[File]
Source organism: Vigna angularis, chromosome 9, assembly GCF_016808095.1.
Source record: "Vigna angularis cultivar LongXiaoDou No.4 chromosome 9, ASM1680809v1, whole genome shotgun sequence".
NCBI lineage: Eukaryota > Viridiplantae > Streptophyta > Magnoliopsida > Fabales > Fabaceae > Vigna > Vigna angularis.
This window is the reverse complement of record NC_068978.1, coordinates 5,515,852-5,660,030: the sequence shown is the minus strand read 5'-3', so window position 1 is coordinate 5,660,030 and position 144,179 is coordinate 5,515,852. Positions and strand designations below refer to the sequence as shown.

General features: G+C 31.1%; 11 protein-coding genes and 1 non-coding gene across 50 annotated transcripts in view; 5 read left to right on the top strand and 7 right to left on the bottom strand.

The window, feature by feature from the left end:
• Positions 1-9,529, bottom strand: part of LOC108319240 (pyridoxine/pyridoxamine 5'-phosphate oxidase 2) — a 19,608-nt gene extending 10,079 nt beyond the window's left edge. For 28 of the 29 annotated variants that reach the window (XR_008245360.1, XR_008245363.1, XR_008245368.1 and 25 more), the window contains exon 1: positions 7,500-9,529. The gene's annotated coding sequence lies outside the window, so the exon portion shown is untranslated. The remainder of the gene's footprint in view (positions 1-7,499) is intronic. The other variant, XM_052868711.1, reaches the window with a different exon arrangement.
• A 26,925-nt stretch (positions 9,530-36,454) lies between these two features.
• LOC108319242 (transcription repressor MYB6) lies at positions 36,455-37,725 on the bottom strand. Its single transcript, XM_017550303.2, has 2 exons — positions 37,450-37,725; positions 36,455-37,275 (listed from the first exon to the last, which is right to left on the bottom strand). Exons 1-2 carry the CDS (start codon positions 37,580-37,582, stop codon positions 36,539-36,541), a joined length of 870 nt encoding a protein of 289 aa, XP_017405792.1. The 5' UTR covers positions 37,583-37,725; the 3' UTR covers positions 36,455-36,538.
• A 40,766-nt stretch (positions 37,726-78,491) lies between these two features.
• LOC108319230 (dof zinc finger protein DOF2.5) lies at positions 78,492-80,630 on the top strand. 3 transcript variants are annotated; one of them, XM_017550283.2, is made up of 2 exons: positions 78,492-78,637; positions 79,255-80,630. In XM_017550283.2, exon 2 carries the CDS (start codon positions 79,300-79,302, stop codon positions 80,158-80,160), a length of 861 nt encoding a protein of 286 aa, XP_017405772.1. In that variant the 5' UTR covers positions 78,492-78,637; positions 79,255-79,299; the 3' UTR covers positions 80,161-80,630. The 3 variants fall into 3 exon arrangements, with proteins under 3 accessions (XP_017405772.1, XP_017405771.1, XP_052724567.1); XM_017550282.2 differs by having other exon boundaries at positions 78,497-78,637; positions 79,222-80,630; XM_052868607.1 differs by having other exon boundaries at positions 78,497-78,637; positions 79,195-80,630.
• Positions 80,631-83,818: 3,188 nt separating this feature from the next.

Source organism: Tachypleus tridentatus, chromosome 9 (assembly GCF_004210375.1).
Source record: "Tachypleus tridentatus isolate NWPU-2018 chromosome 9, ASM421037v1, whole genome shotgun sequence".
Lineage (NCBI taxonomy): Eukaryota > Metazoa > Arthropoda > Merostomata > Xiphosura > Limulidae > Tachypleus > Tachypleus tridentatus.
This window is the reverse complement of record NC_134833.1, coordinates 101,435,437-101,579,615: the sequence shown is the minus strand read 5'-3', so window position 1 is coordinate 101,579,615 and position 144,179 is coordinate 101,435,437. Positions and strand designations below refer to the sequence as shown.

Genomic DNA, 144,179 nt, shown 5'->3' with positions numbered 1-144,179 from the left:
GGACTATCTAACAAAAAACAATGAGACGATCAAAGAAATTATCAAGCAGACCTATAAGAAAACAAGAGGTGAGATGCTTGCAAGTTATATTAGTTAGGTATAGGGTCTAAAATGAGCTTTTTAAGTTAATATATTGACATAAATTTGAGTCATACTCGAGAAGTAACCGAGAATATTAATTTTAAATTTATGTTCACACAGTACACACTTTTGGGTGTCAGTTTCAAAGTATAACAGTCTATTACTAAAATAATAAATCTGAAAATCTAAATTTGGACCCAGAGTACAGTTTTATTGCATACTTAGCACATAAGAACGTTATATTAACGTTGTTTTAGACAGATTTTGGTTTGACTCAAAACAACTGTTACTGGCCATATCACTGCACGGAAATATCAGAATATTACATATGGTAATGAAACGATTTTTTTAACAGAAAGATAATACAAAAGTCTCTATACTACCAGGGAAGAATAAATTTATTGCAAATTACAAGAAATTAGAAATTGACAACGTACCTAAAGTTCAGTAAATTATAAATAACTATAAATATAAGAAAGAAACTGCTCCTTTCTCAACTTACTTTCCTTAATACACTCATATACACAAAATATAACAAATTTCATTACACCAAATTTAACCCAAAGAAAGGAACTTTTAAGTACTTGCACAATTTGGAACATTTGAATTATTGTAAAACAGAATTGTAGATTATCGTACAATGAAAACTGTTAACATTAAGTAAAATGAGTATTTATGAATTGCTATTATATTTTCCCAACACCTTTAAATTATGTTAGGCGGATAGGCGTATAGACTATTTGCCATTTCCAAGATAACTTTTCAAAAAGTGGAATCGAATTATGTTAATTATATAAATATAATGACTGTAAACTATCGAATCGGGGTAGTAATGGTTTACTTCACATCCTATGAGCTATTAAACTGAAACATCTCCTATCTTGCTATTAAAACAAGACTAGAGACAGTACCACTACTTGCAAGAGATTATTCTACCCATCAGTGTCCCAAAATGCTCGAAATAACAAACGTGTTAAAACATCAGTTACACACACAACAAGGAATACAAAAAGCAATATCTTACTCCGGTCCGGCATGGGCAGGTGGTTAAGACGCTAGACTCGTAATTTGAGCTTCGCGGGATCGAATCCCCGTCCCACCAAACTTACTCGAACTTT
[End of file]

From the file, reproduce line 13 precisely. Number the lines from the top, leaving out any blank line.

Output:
Source organism: Tachypleus tridentatus, chromosome 9 (assembly GCF_004210375.1).